Issues a Public Apology for Promoting William Branham as a Modern Prophet Issues a Public Apology for Promoting William Branham as a Modern Prophet August 8, 2012

by Sierra

(Cross posted from Sierra’s blog – the phoenix and the olive branch)

If you’ve been following my blog for a while, you’ll recognize William Branham as the name of a faith healing evangelist in the mid-20th century who inspired a group of churches that collectively call themselves “The Message of the Hour.” The name refers to the belief that Branham served the role of a major Old Testament prophet for the modern age, delivering the Word of God “fresh” to pre- and post-World War II America (and, increasingly, the rest of the world). Though few have heard of him now, Branham was actually rather famous in his day. He preached a circuit similar to Oral Roberts and Billy Graham (though he was considerably older than Graham), regularly attracting crowds of 50,000.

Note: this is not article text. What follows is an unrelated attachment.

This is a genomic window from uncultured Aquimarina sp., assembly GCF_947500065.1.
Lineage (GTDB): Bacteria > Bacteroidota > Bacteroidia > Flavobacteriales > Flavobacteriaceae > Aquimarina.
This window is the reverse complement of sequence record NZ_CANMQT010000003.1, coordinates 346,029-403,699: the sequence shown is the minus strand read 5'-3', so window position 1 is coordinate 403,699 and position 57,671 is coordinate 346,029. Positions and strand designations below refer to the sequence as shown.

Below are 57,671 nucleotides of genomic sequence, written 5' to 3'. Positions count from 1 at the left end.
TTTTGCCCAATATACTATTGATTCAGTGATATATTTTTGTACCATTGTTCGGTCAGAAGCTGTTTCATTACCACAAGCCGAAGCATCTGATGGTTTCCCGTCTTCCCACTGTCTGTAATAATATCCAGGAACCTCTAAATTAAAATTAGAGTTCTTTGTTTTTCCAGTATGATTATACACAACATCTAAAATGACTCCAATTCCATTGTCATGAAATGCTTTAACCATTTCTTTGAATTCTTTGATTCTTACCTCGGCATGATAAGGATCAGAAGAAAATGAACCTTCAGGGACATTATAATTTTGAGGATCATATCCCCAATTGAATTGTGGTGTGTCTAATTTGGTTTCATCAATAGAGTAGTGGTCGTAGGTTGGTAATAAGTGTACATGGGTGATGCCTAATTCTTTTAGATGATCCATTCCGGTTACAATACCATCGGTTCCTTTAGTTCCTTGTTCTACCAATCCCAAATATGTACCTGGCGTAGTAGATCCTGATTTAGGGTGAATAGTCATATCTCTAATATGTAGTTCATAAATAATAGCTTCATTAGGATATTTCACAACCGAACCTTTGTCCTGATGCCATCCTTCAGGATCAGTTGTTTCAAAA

Branham was famed for two reasons: (1) his healing gift, and (2) his prophecies. He fell very much within the apocalyptic premillennialist camp, which is a fancy way of saying that he prophesied about a number of signs that would immediately precede the return of Christ. One was a flood in Ohio. One was a self-driving car. One was the sinking of Los Angeles like Atlantis and the nuclear destruction of the United States. But there were many more than that.

And now, apparently, Message believers all over are beginning to recognize and speak out against the flaws in those prophecies.

Jeremy Bergen, editor of, posted this public apology today:

Humble Pie: a formal apology for publishing and distributing false doctrine.

Dear Reader,

From the start, the purpose of has been to provide evidence to support truth. Having grown up in a Message Church, the truth being supported was naturally that William Branham was Elijah the Prophet in fulfillment of Malachi 4:5 and Revelation 10:7. In the fall of 2011, we changed the main scripture reference of the website to “Jesus Christ the same yesterday and today and forever”(Hebrews 13:8) in order shift the focus of the site clearly onto Jesus Christ.